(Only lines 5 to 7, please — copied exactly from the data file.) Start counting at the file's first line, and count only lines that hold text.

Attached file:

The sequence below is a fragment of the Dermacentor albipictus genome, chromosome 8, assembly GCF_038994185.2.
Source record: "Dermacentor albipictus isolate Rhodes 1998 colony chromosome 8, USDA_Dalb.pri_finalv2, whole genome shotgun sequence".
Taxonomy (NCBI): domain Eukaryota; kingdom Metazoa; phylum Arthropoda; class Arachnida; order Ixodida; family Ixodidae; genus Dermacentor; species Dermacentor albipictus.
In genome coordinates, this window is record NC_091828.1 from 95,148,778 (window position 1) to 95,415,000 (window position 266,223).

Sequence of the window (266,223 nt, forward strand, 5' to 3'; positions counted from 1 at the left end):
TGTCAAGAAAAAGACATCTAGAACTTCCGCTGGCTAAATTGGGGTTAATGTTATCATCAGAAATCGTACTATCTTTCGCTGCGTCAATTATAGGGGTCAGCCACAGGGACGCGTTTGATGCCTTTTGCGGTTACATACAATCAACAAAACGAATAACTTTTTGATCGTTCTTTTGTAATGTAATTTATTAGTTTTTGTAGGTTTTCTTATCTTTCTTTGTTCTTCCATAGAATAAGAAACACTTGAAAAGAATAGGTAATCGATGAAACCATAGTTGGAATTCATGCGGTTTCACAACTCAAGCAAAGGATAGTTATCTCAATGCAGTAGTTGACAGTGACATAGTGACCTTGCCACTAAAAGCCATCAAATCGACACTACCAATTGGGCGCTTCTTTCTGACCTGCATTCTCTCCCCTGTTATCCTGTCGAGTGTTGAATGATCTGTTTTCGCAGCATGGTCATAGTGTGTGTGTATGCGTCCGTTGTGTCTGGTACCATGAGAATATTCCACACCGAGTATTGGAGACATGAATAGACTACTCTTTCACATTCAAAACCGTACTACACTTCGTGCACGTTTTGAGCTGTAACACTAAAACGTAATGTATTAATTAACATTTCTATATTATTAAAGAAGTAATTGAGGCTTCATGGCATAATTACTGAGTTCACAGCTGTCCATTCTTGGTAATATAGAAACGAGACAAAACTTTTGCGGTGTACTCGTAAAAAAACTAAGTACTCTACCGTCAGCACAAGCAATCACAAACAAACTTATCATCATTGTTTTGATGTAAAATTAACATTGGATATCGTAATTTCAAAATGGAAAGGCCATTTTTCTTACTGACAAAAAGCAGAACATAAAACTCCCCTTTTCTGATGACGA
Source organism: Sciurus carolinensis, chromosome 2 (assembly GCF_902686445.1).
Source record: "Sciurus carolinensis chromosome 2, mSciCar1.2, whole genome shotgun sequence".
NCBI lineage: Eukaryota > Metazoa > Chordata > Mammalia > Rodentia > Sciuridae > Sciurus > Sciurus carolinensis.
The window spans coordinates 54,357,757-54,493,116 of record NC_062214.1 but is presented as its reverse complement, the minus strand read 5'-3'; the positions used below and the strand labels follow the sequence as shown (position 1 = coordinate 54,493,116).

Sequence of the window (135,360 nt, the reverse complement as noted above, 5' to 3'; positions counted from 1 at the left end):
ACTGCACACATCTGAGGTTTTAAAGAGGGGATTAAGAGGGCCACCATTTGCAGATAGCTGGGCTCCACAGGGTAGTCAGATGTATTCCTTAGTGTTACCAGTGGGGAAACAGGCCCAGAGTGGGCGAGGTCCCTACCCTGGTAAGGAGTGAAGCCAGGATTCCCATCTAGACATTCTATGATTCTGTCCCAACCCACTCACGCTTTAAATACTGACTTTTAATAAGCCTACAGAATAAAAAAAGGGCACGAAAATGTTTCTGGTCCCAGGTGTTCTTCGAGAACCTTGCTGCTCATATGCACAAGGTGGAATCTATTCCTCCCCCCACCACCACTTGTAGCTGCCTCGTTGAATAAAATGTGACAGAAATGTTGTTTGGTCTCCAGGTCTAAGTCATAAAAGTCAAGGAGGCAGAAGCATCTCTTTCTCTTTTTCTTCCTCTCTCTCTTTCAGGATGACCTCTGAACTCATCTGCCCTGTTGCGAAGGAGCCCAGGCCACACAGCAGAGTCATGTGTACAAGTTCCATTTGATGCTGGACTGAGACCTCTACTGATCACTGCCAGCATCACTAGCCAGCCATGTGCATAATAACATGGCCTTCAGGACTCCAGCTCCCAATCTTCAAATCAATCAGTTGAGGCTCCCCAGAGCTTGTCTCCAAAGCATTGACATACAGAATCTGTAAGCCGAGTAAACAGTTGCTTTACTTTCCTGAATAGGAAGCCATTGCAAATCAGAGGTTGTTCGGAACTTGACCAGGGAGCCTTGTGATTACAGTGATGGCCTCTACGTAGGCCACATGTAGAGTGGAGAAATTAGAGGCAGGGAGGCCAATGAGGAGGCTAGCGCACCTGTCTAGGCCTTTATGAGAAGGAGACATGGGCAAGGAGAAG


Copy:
Sequence of the window (266,223 nt, forward strand, 5' to 3'; positions counted from 1 at the left end):
TGTCAAGAAAAAGACATCTAGAACTTCCGCTGGCTAAATTGGGGTTAATGTTATCATCAGAAATCGTACTATCTTTCGCTGCGTCAATTATAGGGGTCAGCCACAGGGACGCGTTTGATGCCTTTTGCGGTTACATACAATCAACAAAACGAATAACTTTTTGATCGTTCTTTTGTAATGTAATTTATTAGTTTTTGTAGGTTTTCTTATCTTTCTTTGTTCTTCCATAGAATAAGAAACACTTGAAAAGAATAGGTAATCGATGAAACCATAGTTGGAATTCATGCGGTTTCACAACTCAAGCAAAGGATAGTTATCTCAATGCAGTAGTTGACAGTGACATAGTGACCTTGCCACTAAAAGCCATCAAATCGACACTACCAATTGGGCGCTTCTTTCTGACCTGCATTCTCTCCCCTGTTATCCTGTCGAGTGTTGAATGATCTGTTTTCGCAGCATGGTCATAGTGTGTGTGTATGCGTCCGTTGTGTCTGGTACCATGAGAATATTCCACACCGAGTATTGGAGACATGAATAGACTACTCTTTCACATTCAAAACCGTACTACACTTCGTGCACGTTTTGAGCTGTAACACTAAAACGTAATGTATTAATTAACATTTCTATATTATTAAAGAAGTAATTGAGGCTTCATGGCATAATTACTGAGTTCACAGCTGTCCATTCTTGGTAATATAGAAACGAGACAAAACTTTTGCGGTGTACTCGTAAAAAAACTAAGTACTCTACCGTCAGCACAAGCAATCACAAACAAACTTATCATCATTGTTTTGATGTAAAATTAACATTGGATATCGTAATTTCAAAATGGAAAGGCCATTTTTCTTACTGACAAAAAGCAGAACATAAAACTCCCCTTTTCTGATGACGA
Source organism: Sciurus carolinensis, chromosome 2 (assembly GCF_902686445.1).